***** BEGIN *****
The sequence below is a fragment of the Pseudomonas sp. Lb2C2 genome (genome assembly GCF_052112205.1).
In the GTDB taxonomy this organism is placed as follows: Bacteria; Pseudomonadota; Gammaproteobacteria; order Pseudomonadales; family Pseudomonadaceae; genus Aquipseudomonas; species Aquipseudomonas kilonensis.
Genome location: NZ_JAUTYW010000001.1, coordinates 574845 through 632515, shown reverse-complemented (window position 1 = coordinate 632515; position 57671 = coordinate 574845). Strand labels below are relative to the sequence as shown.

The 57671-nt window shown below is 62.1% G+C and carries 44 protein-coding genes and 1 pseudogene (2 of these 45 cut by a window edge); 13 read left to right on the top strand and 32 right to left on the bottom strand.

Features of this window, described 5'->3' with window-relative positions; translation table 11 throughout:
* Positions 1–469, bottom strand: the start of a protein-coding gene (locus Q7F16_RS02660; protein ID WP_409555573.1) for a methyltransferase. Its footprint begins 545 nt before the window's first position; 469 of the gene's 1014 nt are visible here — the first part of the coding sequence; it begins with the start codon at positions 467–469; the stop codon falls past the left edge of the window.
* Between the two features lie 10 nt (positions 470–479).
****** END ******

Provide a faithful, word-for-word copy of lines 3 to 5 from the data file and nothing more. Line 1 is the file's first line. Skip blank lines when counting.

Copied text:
Genome location: NZ_JAUTYW010000001.1, coordinates 574845 through 632515, shown reverse-complemented (window position 1 = coordinate 632515; position 57671 = coordinate 574845). Strand labels below are relative to the sequence as shown.

The 57671-nt window shown below is 62.1% G+C and carries 44 protein-coding genes and 1 pseudogene (2 of these 45 cut by a window edge); 13 read left to right on the top strand and 32 right to left on the bottom strand.

Features of this window, described 5'->3' with window-relative positions; translation table 11 throughout: